Thanks for the great information!  Neat hoard.

To read the earlier E-Sylum article, see:




Tom Casper writes:

I enjoyed seeing the numismatic postcards in the last issue of The E-Sylum.  I also collect vintage numismatic postcards and have sent scans of a few of my favorites.

Here they are, with Tom's notes.  Thanks!  I've never seen any of these before.

1.  Denmark 500 Kroner - it has a hand written date of 1914 on the back.  The card was made in Denmark

2.  French 10 Francs note - circa World War 1, card was printed in Paris, France.

3.  Czechoslovakia Medal - The card was printed in Chicago, IL.  The medal is embossed on the card.  This medal was sold at the 1939 New 
            York's World Fair to raise money for Czechoslovakia which was taken over by Germany in 1938-1939.

4.  Lusitania Medals - The card is undated, and no publisher.  Karl Goetz designed this medal.  It was distributed by a Dutch company.

5.  Scott Stamp & Coin Co. Ltd. 1893 - an early card with most of the newspaper coin ad attached missing.  This card was postally used.

Tom adds:

I also have trade cards (circa 1880 - 1900) picturing coins and foreign currency.  These were handed out by merchants for advertising purposes.  People collected them for the beautiful colored pictures on the front and glued them in album which preserved them for the collectors of today.  

To read the earlier E-Sylum article, see:



Are your books carried by Wizard Coin Supply?
If not, contact us via 
with details.


1997 5 Colones 

I am again contacting The E-Sylum for assistance, which has proven very valuable in the past.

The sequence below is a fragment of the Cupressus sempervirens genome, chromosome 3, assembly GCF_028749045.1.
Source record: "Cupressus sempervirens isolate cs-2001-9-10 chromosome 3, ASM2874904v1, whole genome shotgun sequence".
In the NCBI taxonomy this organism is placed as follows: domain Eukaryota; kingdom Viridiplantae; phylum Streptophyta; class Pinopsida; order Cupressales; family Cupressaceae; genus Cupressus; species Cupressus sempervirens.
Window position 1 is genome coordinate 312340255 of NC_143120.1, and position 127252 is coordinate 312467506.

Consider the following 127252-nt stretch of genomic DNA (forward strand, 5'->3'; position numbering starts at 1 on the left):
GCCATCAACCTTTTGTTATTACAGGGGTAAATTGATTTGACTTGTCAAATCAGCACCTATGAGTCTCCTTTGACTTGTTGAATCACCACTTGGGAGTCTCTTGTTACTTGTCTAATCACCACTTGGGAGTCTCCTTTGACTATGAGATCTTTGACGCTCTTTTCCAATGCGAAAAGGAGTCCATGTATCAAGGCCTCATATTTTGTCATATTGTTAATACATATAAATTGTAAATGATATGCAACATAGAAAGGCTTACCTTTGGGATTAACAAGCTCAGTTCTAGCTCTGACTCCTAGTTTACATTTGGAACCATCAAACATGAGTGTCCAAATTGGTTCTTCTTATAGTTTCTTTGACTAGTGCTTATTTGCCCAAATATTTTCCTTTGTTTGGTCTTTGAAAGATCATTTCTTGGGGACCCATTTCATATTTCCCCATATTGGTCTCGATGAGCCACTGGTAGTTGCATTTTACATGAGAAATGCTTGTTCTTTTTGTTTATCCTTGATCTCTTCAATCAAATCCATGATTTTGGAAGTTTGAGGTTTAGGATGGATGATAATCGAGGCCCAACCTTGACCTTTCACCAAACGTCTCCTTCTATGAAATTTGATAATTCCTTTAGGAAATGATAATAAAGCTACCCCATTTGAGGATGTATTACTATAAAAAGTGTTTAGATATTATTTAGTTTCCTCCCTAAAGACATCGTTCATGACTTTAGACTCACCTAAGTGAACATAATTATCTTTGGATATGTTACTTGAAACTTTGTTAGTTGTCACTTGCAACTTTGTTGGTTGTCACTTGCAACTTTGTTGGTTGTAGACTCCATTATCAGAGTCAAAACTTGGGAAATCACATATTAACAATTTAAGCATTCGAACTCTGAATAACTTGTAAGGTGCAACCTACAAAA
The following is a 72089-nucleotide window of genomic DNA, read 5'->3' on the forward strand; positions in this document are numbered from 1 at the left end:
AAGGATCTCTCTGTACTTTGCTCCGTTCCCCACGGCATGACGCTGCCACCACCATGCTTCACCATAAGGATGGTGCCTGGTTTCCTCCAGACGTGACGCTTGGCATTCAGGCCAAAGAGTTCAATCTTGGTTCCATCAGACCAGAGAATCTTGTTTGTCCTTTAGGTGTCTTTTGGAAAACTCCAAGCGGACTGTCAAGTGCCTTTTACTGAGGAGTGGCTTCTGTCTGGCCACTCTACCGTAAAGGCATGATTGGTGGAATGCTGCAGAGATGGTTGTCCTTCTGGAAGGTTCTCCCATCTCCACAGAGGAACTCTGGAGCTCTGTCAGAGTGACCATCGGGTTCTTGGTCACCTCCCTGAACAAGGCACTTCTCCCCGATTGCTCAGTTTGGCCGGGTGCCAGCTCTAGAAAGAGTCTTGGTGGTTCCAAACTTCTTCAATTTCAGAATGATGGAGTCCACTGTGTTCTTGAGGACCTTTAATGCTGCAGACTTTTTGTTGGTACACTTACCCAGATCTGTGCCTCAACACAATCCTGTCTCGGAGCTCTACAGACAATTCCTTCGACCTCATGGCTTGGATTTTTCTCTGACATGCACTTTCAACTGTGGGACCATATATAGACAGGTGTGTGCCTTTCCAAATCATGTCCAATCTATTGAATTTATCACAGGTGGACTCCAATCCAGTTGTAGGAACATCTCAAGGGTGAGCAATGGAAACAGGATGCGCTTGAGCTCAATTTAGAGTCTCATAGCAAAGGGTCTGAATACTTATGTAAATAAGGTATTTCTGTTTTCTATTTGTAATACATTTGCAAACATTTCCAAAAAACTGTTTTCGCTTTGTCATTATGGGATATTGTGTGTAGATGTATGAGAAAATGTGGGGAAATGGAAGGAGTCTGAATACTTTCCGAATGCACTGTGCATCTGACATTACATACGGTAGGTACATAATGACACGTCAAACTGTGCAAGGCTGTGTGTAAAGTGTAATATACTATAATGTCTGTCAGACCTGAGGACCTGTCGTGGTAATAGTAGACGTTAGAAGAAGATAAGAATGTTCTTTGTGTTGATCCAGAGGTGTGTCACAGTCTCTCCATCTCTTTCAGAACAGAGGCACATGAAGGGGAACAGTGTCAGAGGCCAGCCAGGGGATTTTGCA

I am writing a book on the Salvadorian Colon, which was discontinued at the start of the present century, after the Salvadorian economy was "dollarized".

I am now in search of an image of the never-circulated 5-Colón bi-metallic piece dated 1996.
Both 1996 and 1997 dates were produced; the first one, being a presentation piece.
I do have the 1997 coin, but am lacking the 1996 image.

Would anyone have this coin in his/her collection, and be willing to share the image for inclusion in the book? Needless to say, I would give due credit to the owner.

Can anyone help?   Would anyone have the 1996  piece, or an image of it?


Alan Luedeking forwarded this BBC News article with more information about the rare book thefts we discussed last week.  Thanks.  here's an excerpt; be sure to read the complete article online.

Inside a 16th Century church complex in the heart of Naples, the Biblioteca Girolamini's wooden shelves rise up and up towards richly decorated walls and vaulted ceilings.

They once held works of extraordinary value. There was a 1518 edition of Thomas More's brilliant and mysterious Utopia. Galileo's 1610 treatise Sidereus Nuncius, containing more than 70 drawings of the moon and the stars. And Johannes Kepler's study of the motions of Mars, Astronomia Nova, described as one of greatest books in the history of astronomy.

But this magnificent piece of Italy's cultural heritage was methodically plundered. Thousands of antique texts disappeared.

"Our investigations found that there was a true criminal system in action," says Major Antonio Coppola, a police chief who is leading the operation to recover the stolen texts. "A group of people... carried out a devastating, systematic looting of the library."

"There were books spread around everywhere - on the floor, on the stairs, on tables. There was garbage - soda cans and papers - on the floor. It was total confusion, a situation of major decay. One of the library's members of staff took me aside, away from the CCTV cameras, and said: 'Professor, the director has been looting the library!'"

The director was Marino Massimo de Caro.